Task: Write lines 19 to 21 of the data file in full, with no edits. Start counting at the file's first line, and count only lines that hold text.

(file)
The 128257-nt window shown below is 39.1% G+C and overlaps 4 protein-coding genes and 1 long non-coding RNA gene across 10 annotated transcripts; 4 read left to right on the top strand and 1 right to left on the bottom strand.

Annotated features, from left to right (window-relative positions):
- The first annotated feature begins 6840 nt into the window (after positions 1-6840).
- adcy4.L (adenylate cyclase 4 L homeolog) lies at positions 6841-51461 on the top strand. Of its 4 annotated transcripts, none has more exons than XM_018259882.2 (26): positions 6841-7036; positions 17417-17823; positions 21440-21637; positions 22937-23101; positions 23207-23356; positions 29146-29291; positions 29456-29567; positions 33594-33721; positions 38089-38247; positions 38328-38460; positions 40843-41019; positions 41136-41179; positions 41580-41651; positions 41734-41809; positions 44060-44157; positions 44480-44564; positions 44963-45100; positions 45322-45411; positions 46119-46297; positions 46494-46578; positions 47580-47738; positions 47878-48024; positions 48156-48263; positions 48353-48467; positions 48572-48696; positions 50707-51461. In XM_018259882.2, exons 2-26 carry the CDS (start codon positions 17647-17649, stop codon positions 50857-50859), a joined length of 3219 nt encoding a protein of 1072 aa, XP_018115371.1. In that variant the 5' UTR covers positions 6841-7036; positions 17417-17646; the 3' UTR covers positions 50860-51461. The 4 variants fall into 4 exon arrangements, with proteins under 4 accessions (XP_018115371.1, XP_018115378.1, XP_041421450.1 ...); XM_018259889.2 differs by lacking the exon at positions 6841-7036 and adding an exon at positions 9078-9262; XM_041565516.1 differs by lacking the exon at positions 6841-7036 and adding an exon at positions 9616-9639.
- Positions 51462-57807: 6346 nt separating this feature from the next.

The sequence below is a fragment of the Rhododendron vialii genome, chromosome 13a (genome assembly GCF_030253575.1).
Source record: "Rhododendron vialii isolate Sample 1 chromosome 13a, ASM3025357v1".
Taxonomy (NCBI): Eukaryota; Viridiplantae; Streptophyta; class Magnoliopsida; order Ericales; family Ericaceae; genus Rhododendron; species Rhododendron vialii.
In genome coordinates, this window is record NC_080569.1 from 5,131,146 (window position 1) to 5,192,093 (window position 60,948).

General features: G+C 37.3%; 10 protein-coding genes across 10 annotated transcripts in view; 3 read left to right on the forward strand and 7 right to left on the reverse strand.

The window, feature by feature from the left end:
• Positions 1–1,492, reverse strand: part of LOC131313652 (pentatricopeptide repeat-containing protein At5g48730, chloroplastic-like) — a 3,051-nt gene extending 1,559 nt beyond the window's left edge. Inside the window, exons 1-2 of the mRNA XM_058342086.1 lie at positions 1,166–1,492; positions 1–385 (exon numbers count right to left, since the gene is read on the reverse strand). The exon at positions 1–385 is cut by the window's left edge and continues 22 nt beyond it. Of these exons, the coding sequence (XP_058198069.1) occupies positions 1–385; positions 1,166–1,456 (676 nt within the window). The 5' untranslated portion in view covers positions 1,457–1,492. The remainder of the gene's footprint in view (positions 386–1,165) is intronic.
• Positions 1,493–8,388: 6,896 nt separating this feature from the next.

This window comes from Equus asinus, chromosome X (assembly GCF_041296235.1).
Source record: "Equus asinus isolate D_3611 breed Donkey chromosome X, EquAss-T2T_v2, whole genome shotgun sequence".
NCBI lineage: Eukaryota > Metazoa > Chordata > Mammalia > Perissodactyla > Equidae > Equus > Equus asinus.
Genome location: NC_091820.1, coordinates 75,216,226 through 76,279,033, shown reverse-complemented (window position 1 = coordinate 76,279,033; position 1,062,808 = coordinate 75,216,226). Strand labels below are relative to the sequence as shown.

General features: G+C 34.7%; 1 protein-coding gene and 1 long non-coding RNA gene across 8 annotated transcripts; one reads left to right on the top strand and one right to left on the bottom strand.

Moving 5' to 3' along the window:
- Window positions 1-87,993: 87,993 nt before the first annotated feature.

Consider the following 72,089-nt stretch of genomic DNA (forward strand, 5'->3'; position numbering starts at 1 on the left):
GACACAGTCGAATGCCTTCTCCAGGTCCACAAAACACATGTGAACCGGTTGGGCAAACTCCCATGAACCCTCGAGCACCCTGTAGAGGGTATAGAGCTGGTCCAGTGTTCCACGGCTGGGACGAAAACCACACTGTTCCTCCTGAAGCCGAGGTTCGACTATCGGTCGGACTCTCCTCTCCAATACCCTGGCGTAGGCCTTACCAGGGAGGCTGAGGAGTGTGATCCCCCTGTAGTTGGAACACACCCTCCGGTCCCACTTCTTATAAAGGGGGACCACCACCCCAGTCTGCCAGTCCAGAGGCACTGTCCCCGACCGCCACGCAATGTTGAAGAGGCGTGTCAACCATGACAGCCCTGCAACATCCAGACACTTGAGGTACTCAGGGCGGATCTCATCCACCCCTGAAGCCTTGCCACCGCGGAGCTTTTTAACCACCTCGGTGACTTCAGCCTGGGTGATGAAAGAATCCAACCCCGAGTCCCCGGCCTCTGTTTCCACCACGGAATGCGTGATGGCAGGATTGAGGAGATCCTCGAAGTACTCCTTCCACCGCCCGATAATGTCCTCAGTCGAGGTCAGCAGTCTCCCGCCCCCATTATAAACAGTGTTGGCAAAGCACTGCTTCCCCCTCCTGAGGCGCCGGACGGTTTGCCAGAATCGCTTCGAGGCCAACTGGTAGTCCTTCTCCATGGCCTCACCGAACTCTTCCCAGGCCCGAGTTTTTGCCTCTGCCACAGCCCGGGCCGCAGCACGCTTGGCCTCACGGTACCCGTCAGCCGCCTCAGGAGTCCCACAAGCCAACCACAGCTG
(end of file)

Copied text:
Moving 5' to 3' along the window:
- Window positions 1-87,993: 87,993 nt before the first annotated feature.

Consider the following 72,089-nt stretch of genomic DNA (forward strand, 5'->3'; position numbering starts at 1 on the left):